I’m not saying love should be kept out of the more speculative genres altogether. Far from it; when it works, it works. The problem comes in situations like Jupiter Ascending, when it is clearly unnecessary. The beauty of science fiction and fantasy is that it is self-contained, and it’s creative, and it can do much more and on a greater scale than realistic fiction. If the plot doesn’t need it, don’t put it there. If the characters don’t need it, don’t put it there. If it’s an expendable element, an afterthought, or a useless MacGuffin, don’t put it there. In some ways, it’s an insult to the genre, implying that there isn’t enough inherent in science fiction and fantasy to stand on its own without a love story as a crutch.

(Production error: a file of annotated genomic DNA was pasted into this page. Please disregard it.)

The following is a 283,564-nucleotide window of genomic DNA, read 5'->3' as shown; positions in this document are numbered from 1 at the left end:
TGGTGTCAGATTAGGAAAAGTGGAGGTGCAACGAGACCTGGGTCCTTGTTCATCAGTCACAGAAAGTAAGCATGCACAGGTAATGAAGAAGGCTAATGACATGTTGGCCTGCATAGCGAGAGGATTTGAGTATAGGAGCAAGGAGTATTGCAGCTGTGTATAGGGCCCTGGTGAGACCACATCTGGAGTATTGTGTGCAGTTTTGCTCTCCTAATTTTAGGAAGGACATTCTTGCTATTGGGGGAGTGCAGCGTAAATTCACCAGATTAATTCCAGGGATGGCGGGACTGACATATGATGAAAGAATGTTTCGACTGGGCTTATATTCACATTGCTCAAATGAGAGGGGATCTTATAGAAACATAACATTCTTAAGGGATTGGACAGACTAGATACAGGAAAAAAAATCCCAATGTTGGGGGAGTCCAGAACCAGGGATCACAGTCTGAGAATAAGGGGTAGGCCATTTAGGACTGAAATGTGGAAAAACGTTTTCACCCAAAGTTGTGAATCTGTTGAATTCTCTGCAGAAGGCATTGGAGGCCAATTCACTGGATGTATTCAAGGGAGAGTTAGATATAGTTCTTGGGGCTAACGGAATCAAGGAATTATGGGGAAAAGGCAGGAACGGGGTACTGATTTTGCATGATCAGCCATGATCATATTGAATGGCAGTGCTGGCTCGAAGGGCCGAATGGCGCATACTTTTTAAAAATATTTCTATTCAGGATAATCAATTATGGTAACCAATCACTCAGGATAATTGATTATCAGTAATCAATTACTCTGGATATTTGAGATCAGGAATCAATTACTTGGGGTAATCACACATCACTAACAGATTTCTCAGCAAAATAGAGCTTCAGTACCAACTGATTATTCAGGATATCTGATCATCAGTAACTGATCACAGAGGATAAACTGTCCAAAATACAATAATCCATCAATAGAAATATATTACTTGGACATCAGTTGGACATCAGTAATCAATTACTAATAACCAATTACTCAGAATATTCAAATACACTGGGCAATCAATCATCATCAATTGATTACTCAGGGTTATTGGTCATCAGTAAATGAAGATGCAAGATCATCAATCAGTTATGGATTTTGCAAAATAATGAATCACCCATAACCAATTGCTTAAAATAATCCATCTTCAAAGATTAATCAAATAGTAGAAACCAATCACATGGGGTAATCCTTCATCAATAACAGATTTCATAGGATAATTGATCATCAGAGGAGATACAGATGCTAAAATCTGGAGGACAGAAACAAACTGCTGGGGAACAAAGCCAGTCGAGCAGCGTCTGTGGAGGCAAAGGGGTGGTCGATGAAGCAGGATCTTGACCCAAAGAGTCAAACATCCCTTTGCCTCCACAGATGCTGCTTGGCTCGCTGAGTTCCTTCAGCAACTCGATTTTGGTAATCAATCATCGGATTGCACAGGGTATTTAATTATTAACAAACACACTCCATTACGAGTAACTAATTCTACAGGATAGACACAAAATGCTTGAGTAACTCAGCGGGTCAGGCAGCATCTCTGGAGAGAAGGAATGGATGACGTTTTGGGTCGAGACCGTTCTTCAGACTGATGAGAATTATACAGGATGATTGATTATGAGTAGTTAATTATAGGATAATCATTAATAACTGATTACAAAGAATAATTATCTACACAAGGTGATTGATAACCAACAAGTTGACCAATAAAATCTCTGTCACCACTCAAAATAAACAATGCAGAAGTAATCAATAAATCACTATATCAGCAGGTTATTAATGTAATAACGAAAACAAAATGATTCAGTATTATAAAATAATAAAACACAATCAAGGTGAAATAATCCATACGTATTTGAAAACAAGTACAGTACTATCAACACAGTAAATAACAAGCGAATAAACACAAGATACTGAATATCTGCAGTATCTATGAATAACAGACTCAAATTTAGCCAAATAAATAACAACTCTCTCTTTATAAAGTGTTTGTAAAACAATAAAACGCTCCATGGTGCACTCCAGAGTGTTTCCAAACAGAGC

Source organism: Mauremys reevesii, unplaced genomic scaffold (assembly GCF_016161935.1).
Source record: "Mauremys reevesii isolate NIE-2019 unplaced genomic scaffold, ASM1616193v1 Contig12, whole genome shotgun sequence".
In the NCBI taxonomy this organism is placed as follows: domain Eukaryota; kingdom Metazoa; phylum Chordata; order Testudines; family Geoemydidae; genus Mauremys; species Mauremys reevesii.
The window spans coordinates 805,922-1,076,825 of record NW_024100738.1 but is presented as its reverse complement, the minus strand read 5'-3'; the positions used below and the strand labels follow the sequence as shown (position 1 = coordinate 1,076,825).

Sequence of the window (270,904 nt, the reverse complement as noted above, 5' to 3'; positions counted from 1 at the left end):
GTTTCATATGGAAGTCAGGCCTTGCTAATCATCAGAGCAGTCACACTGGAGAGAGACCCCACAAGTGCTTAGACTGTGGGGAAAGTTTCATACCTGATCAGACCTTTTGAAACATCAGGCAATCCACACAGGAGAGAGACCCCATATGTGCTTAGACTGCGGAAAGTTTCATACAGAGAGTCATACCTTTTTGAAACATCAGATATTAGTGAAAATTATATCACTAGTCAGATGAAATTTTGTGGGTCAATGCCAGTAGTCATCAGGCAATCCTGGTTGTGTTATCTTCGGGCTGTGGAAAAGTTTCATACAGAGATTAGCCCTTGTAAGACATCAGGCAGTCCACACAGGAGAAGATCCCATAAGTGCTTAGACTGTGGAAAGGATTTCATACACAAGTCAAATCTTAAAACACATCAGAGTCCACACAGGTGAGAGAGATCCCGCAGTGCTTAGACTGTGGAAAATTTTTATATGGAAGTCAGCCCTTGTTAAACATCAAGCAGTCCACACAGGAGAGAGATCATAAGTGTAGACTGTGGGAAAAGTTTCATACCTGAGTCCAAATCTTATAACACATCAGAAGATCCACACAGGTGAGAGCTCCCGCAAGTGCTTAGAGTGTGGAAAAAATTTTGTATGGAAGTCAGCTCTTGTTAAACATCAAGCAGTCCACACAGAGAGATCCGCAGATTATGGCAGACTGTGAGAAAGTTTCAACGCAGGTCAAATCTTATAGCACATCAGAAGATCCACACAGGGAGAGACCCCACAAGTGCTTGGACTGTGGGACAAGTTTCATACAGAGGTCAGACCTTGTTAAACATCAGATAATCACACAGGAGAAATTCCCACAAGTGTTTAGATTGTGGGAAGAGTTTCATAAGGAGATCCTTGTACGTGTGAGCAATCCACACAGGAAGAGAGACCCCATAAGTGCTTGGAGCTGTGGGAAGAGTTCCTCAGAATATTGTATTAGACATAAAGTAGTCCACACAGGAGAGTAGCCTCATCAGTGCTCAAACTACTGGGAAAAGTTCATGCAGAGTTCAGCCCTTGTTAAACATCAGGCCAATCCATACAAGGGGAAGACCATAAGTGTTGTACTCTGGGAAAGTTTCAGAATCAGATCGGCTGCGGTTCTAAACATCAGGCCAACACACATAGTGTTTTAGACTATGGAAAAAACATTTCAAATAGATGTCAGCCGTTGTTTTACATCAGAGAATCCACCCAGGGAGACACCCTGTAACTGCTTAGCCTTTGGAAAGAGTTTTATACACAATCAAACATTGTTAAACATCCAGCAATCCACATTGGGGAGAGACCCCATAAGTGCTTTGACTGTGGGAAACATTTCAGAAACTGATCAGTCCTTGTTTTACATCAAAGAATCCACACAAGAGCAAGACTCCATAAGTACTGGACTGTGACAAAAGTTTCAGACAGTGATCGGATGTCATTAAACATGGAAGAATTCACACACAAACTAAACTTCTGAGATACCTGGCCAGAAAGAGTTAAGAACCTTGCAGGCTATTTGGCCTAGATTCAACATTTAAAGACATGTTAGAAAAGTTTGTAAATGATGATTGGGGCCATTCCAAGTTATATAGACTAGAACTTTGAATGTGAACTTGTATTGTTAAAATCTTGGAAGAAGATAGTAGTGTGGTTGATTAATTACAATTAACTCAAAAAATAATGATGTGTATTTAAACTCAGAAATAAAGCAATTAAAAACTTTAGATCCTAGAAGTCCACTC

Kingsman: The Secret Service was a fabulous, fun film that was tightly written, every facet necessary to story, universe, and character. Jupiter Ascending demeaned the remarkable universe it created by allowing elements into it that did not serve it. It was like a decent cut of meat that had one piece of hard, chewy, unappetizing rind running through the middle that nobody asked for and nobody wanted, and it soured a lot of the really fine elements it did have.

That said, I’d love to have a pair of the hoverboard roller blades. They looked badass.